Opinion: Five Waves or Five Eras? A Short History of the Coffee Shop

Jonathan Morris, coffee historian and Professor of History at the University of Hertfordshire, shares an extract from his latest book - Coffee. A Global History. Here he tracks the development of coffee shop culture through the ages from Ottoman Coffee Houses to the lifestyle specialty chains of today. By Professor Jonathan Morris

Amedeo Preziosi, A Turkish Coffee-House, Constantinople, 1854. 

The growth of specialty coffee over the last 30 years has been based on a coffee shop format that has shifted the perception of coffee from a banal everyday product into a premium lifestyle one.

The concept of the coffee shop did not suddenly reveal itself to Howard Schultz, but has evolved over some 550 years of out-of-home coffee drinking. Many key elements were present in the very first coffee houses. Analysing the history of the coffee shop helps us understand variations in practices in different markets, dangers demonstrated by failed strategies, and possibilities for the future.

In Coffee. A Global History, I argue that there have been five eras of coffee history, during which the configuration of production and consumption led coffee to be characterised as:  1. Wine of Islam, 2. Colonial Good, 3. Industrial Product, 4. Global Commodity, 5. Specialty Beverage.  During each era a new dominant format for out of home coffee drinking emerged, elements from which contributed to the international coffee shop format of today.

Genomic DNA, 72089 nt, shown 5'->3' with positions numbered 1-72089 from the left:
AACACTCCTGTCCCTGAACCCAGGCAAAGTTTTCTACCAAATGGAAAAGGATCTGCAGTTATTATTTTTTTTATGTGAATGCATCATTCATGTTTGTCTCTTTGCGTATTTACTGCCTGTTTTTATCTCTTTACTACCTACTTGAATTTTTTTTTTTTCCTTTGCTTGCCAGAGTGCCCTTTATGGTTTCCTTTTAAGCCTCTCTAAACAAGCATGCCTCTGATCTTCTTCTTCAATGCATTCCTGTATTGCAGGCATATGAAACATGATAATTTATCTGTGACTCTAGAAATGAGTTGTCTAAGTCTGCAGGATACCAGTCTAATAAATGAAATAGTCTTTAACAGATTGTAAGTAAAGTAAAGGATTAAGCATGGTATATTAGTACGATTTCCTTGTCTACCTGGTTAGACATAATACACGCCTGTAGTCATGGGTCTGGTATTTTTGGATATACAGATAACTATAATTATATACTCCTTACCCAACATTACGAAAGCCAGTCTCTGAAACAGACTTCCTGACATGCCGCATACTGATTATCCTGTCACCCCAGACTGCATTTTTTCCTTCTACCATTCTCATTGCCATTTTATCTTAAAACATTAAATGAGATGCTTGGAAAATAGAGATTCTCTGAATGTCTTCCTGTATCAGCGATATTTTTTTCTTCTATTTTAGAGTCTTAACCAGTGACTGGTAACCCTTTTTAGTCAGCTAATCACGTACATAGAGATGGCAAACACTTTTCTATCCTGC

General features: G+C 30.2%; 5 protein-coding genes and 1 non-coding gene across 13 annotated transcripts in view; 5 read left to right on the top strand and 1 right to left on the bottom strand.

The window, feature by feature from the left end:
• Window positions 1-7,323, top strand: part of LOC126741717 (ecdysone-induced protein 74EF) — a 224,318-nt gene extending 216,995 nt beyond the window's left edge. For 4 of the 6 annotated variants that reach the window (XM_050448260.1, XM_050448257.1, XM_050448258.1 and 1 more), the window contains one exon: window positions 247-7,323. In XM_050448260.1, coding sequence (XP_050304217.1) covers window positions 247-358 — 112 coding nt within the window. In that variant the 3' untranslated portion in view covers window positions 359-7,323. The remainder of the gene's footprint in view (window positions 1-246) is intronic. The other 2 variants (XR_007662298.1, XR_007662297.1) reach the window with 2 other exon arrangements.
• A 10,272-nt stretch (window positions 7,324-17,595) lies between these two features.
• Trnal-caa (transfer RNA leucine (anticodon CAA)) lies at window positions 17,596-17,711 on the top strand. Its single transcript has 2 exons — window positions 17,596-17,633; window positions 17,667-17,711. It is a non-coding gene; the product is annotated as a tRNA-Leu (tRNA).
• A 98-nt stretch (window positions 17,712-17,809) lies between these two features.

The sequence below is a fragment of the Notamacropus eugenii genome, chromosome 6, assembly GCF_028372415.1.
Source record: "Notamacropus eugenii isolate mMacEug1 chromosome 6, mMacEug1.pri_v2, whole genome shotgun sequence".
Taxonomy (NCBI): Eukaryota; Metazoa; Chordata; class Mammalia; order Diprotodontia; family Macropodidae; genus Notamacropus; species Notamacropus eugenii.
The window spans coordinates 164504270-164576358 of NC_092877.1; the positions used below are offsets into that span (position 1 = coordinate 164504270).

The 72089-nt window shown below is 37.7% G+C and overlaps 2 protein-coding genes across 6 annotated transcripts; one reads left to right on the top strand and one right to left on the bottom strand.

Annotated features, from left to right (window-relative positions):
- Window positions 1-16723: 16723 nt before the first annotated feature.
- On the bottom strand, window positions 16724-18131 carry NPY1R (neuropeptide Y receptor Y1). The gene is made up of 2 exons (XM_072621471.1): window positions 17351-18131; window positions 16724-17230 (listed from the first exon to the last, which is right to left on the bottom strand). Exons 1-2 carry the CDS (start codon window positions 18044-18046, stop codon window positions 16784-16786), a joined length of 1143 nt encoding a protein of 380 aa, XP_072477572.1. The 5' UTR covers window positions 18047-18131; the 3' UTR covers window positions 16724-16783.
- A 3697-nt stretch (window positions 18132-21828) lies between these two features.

1. Ottoman Coffee House

Coffee houses first appeared in the Arab world during the 1500s after religious authorities ruled it was legitimate for Muslims to drink the non-intoxicating beverage. The ‘wine of Islam’ spread throughout the Ottoman Empire with the first coffee houses opening in Istanbul in 1554. By 1595 there were over 600.

Their success reflected the fact that they provided the first space where Muslim men could meet and socialise together beyond the mosque. Coffee houses treated all their customers as equals, seating them in the order that they arrived on long benches or divans running along the walls, rather than according to the privileges of rank. Men would met to talk, to gamble, to play backgammon and chess, and to buy each other cups of coffee as gestures of friendship. They listened to storytellers and musicians, or sat in scented gardens, during the cool of the evening, breaking their fast during Ramadan with an evening cup of coffee. Above all they smoked tobacco.

These democratic aspects of coffee houses were at times frowned upon by the authorities, who feared unregulated conversations could spark sedition. In 1633 Sultan Murad IV issued a decree that ‘anyone who opens a coffee house should be strung up over its front door’, yet their popularity amongst soldiers and public officials was such that bans proved impossible to enforce.

Kavehaz in Budapest, Hungary 2006. Interior of the restored coffee house originally opened in 1894.

2. European Café